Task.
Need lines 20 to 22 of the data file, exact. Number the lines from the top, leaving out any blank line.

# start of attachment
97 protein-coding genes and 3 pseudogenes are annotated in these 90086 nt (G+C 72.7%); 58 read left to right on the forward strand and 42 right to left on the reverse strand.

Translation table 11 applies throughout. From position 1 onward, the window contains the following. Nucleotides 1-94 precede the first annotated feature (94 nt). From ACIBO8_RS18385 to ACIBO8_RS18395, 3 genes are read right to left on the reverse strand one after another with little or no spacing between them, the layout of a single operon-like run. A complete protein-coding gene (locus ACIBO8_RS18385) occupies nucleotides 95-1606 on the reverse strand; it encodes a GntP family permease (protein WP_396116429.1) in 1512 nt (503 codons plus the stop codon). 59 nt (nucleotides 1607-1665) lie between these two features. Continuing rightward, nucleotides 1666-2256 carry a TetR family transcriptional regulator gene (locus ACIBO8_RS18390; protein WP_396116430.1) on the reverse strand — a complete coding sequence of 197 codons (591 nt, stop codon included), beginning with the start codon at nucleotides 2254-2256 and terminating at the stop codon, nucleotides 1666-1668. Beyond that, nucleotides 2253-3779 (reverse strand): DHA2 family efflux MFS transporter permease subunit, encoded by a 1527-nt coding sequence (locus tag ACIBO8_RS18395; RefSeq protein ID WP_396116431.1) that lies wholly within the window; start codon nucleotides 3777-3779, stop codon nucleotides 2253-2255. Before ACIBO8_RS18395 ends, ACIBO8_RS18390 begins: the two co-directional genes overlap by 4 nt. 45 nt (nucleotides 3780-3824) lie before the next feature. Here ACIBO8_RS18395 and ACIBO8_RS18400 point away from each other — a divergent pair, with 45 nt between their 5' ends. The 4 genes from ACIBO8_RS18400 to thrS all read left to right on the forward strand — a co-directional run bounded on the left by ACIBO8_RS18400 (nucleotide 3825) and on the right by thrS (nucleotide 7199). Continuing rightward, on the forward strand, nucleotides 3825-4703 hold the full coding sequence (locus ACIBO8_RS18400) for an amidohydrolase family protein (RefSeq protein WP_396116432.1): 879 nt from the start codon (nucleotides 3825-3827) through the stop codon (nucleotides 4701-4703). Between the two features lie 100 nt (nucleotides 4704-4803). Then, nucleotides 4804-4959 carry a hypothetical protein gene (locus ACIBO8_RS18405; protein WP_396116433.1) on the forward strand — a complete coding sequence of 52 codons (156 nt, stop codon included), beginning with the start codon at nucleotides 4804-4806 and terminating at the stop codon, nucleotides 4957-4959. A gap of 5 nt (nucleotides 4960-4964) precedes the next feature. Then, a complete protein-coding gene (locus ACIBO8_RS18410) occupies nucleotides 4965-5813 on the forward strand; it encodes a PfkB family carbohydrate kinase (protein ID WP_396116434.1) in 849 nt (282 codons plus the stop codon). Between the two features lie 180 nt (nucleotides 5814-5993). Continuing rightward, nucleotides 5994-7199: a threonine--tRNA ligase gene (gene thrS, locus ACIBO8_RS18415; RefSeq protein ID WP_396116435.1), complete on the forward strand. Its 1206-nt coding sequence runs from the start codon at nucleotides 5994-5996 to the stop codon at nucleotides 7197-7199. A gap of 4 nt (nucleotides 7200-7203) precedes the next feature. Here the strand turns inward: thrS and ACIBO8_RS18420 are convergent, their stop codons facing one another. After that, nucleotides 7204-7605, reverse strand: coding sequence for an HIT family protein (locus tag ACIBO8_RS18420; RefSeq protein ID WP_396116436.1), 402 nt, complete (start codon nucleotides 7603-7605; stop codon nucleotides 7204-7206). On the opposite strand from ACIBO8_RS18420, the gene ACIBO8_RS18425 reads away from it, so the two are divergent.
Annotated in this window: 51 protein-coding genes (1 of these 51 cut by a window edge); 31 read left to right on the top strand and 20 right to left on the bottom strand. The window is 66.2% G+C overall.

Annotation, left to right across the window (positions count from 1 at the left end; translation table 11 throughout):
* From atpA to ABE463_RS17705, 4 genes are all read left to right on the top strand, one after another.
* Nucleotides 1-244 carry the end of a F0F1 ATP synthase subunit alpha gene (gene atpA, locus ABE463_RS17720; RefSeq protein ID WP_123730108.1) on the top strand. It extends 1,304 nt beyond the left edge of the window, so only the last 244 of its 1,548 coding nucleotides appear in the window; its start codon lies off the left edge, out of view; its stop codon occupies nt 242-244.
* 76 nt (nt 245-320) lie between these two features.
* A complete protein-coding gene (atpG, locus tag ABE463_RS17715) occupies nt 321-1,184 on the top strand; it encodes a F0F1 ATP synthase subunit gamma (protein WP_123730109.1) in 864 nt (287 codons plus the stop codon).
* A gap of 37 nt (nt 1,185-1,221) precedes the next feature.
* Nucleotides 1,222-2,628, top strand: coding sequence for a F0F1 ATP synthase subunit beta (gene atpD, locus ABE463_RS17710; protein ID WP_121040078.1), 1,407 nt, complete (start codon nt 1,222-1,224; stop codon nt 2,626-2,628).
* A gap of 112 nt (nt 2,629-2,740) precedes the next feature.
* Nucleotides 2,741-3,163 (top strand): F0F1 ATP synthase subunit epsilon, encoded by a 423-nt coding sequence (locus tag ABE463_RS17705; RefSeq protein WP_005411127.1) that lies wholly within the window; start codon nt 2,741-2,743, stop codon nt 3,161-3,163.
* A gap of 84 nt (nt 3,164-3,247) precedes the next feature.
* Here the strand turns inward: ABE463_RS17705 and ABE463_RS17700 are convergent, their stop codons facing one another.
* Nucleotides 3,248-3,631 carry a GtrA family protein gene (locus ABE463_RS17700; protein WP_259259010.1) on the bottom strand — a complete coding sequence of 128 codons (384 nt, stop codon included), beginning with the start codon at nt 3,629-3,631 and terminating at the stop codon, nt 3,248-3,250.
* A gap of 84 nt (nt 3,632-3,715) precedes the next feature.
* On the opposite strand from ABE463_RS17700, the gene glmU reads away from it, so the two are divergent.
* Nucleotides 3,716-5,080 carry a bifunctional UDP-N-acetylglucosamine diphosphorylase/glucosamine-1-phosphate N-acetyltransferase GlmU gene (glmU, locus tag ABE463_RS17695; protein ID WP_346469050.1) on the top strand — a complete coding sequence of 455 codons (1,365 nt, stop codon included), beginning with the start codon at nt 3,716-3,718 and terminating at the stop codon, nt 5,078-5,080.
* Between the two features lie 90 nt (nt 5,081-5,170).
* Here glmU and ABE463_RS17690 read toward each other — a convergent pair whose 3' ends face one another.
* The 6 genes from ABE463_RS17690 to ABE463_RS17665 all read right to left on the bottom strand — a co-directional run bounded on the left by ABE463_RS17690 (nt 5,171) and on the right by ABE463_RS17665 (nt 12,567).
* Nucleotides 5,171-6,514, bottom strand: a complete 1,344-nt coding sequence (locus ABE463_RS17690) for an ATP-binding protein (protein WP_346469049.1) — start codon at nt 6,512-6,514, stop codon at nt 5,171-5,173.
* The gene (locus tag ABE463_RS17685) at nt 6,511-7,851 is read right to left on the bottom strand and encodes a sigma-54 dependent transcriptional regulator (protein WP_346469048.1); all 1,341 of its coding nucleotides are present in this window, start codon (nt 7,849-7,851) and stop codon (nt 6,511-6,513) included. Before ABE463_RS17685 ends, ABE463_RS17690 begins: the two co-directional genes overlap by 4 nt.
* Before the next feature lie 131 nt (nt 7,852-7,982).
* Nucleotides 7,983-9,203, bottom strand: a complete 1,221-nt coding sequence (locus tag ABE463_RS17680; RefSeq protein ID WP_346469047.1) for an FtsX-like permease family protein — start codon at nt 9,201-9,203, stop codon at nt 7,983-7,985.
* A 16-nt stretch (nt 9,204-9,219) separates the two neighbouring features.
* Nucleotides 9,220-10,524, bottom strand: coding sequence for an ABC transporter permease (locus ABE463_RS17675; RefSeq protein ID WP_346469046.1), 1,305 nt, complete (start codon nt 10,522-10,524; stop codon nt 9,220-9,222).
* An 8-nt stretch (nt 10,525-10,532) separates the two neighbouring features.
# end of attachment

* Here glmU and ABE463_RS17690 read toward each other — a convergent pair whose 3' ends face one another.
* The 6 genes from ABE463_RS17690 to ABE463_RS17665 all read right to left on the bottom strand — a co-directional run bounded on the left by ABE463_RS17690 (nt 5,171) and on the right by ABE463_RS17665 (nt 12,567).
* Nucleotides 5,171-6,514, bottom strand: a complete 1,344-nt coding sequence (locus ABE463_RS17690) for an ATP-binding protein (protein WP_346469049.1) — start codon at nt 6,512-6,514, stop codon at nt 5,171-5,173.